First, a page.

1. Create a Peace Zone. Here I have a small table for both peace and discipline cards below inspirational posters.

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2. Plan your reward system. What rewards will you use?  Personally I have two reward systems: cooperative and individual. My students sit in cooperative groups and get points for on-task behavior. That group with the most points receives a prize at the end of the day. For individual behaviors, each student has the opportunity to get two tickets weekly: one for completing all homework and another if they did pull their card. They can use these ticket to purchase toys from the treasure box.

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3. Think about your rules and your assertive discipline plan. I find that a few  general rules are easier to manage than a long list of specific ones. Examples include: Treat others, property, and self with respect. Follow directions. Wait to be called upon to speak.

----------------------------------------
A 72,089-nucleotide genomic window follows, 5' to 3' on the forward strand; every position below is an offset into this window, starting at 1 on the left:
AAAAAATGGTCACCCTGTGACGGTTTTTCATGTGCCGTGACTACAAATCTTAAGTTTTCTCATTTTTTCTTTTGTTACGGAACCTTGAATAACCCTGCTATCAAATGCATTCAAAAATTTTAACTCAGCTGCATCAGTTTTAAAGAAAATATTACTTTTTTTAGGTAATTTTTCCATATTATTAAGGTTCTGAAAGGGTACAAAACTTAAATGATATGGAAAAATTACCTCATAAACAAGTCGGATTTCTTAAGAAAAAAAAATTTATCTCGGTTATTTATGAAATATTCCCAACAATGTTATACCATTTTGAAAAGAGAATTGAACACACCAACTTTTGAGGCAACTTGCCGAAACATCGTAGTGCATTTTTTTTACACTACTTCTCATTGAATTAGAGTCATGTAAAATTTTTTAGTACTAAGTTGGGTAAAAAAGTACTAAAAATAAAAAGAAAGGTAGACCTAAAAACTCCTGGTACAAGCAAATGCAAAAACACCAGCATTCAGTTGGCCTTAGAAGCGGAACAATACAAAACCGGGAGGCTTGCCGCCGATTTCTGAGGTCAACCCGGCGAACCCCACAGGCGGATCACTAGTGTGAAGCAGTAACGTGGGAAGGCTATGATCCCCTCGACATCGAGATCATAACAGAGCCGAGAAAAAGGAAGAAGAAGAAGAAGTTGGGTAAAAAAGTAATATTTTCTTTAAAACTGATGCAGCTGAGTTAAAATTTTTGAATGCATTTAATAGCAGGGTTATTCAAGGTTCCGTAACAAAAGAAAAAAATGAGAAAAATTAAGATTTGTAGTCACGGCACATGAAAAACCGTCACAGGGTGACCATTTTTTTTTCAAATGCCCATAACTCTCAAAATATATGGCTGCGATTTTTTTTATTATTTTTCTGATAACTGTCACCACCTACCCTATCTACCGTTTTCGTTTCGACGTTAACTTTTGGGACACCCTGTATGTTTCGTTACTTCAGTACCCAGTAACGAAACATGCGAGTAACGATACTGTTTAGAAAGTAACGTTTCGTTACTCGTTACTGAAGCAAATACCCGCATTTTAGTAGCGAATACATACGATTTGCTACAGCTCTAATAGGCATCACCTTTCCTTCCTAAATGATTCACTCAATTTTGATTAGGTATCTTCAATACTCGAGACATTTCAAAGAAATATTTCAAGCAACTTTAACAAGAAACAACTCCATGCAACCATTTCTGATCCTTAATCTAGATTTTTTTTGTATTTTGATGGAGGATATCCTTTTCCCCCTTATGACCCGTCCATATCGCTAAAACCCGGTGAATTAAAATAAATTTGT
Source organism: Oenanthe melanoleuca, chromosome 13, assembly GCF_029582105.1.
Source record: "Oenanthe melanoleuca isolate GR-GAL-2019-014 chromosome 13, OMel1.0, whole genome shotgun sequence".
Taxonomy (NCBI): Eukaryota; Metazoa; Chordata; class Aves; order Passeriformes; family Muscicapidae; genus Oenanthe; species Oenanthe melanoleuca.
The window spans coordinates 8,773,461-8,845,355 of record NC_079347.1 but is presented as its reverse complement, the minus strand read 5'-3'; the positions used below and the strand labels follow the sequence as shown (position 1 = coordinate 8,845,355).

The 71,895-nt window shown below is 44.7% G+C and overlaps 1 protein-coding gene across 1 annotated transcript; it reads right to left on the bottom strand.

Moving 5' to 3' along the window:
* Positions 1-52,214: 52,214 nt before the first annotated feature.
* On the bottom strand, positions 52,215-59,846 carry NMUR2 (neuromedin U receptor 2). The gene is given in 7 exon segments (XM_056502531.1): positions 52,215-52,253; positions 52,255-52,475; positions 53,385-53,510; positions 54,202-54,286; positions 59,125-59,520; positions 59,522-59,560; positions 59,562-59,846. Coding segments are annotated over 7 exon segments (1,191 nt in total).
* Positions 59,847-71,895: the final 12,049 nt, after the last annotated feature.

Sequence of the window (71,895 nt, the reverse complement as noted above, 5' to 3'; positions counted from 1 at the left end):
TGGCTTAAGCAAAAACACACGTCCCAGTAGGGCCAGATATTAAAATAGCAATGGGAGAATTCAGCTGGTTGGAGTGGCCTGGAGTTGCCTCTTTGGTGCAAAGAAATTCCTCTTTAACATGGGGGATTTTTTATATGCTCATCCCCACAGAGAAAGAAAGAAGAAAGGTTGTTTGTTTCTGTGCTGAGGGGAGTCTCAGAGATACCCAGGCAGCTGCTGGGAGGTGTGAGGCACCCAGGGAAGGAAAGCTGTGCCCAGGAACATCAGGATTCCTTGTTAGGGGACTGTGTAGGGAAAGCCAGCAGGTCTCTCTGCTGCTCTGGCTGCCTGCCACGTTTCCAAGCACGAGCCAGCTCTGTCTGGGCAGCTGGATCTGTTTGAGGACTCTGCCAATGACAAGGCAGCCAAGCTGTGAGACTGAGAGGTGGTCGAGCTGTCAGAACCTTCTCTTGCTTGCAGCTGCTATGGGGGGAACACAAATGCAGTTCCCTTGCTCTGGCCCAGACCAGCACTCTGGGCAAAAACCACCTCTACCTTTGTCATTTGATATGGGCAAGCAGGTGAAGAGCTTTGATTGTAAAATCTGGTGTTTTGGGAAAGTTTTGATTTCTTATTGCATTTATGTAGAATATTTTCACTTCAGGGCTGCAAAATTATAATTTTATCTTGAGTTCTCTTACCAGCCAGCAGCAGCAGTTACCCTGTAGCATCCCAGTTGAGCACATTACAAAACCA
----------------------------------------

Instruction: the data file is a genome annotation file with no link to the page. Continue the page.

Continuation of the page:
For discipline, my students make their own cards. On one side, they color their name and a positive scene doing something they like. This affirms their uniqueness and what privileges can be lost when rules are broken.On the opposite side are three columns: Date, Problem, Next Time. These are filled in when students get to the “pulled card” level of misbehavior. I believe writing the problem down and then writing what would have been a good choice helps children reflect on their behavior. I do have this caveat: Next time must be stated as a POSITIVE. If the problem is pushing in line, then he/she should write, “Keep hands to self.”

4. Write Discipline into your lesson plans for the first weeks of school. Give yourself plenty of time to train students. This is not the time to rush into the standards but to establish procedures.Believe me, it’ll pay off. Whenever I’ve rushed because I’ve felt under the gun, discipline got a heck of a lot tougher. And you don’t want to start the year like that.

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5. Plan an art project that will make every child  feel successful. Need ideas? Pinterest has tons.

Key Words

Would you like your new book to rank high on Amazon? Have you always dreamed of seeing “number one” next to your novel? If so, use Amazon’s key word function to narrow its category. Choose as specific of a niche as possible. For example, my recently released Artania: The Pharaohs’ Cry  reached number one by being in the category of “Children’s” then “Arts, Music, & Photography” and “Art” and finally narrower still in “Painting.”  Because the category was small that shot my rankings up.

So, what are you waiting for? Play with your categories and watch your ranking soar!